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Show how the sausage is made: Transparency begets credibility

For a long drive today I downloaded a podcast of TVO‘s Big Ideas, featuring Harvard professor David Weinberger on “Knowledge At The End Of The Information Age“.

I first came across Prof. Weinberger ten years ago in his book “The Cluetrain Manifesto” where he foresaw the emphasis on conversations and user-generated content which is a key part of the webosphere today.

His recent talk at the University of Toronto touched many points about the nature of information and knowledge, and how we organize, classify and understand it.

A couple of points grabbed my attention (my pararaphrasing of his ideas):

Save everything: You don’t know what information is important until you need it. Digitize everything and save everything. Storage is cheap, and the tools for extracting the info you need are improving all the time.

Comment: I have been saving everything I’ve written since 1997. Interesting how the volume saved increases from year to year! Unfortunately my e-mails from before 2003 are irretrievable, that’s when I switched from Outlook to Thunderbird (and since 2007 I’ve been also keeping all my e-mails on Gmail which makes them even easier to search).

Also, by saving everything, I can also resurrect ideas from my archives that I started but were not quite ready for prime time, when I come across an opportunity I can retrieve and update the tool or idea, saving me lots of time…

Transparency creates credibility: Open up how you develop your ideas and your positions. The more people can see your thought process, the more they will understand and trust you.

Comment: It used to be that experts delivered their opinions from above, and it was accepted by the peons. But now people no longer blindly accept what “experts” say, partly because so many experts have been shown to be wrong, but also because we can be much more engaged in the conversation than in the past.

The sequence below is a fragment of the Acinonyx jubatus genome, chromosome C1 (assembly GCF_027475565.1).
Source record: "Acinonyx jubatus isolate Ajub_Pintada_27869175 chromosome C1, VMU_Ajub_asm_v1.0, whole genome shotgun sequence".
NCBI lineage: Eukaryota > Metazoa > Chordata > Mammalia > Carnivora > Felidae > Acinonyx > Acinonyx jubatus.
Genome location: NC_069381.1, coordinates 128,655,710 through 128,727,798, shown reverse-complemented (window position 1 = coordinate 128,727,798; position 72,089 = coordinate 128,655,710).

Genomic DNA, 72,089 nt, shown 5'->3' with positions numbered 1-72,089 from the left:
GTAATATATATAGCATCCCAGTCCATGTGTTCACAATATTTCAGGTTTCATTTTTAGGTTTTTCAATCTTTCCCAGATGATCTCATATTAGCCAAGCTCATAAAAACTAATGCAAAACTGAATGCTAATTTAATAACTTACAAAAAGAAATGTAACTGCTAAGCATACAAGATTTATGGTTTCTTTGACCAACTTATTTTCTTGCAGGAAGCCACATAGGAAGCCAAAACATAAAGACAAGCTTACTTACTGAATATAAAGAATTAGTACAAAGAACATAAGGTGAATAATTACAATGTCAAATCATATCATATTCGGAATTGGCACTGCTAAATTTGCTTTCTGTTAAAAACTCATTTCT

Don’t be shy about putting raw ideas out there to be sifted and examined. Be open about your thought process. Log raw ideas on blogs, Twitter, Facebook. Contribute to conversations, comment on other people’s blogs.

The context of the comment also gives people a clue as to your thought process. For example:

– stuff on my Twitter stream ( http://twitter.com/coachdavender ) is a momentary fragment of my ideas or things that attract my attention. I use Twitter (or sometimes Facebook http://profile.to/coachdavender ) as a place to grab my thoughts as they occur, and for people to interact with them at this initial stage;
– anything on my blog ( http://www.frompassiontoprofit.com ) can be considered an “idea in formation”. Here I take ideas and go a bit deeper with them to see where they lead me (reader input is also valuable here);
– as the idea becomes more solid, it becomes an article, which I post on my website ( http://www.coachdavender.com ), or, for articles that are even more mature, article sites like http://www.ezinearticles.com
– and then the most reliable, mature and reviewed ideas will end up in my published book(s)…

The more you make your thought process transparent, the more believable and credible you become.

I recommend the full podcast – it made my drive home go by in a blink!

Link to TVO.org page (video and synopsis):

iTunes audio podcast download link (free):

David Weinberger’s blog: http://evident.com/

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